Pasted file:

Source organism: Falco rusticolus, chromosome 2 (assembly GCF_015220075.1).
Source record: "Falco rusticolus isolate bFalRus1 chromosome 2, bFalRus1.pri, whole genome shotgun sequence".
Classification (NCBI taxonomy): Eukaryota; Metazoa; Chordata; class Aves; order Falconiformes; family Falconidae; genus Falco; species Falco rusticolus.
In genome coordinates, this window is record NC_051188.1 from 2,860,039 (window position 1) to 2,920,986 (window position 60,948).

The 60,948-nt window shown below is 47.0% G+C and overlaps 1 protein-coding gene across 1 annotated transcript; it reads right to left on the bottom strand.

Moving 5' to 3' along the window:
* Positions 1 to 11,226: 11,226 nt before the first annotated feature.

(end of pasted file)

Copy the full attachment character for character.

Source organism: Falco rusticolus, chromosome 2 (assembly GCF_015220075.1).
Source record: "Falco rusticolus isolate bFalRus1 chromosome 2, bFalRus1.pri, whole genome shotgun sequence".
Classification (NCBI taxonomy): Eukaryota; Metazoa; Chordata; class Aves; order Falconiformes; family Falconidae; genus Falco; species Falco rusticolus.
In genome coordinates, this window is record NC_051188.1 from 2,860,039 (window position 1) to 2,920,986 (window position 60,948).

The 60,948-nt window shown below is 47.0% G+C and overlaps 1 protein-coding gene across 1 annotated transcript; it reads right to left on the bottom strand.

Moving 5' to 3' along the window:
* Positions 1 to 11,226: 11,226 nt before the first annotated feature.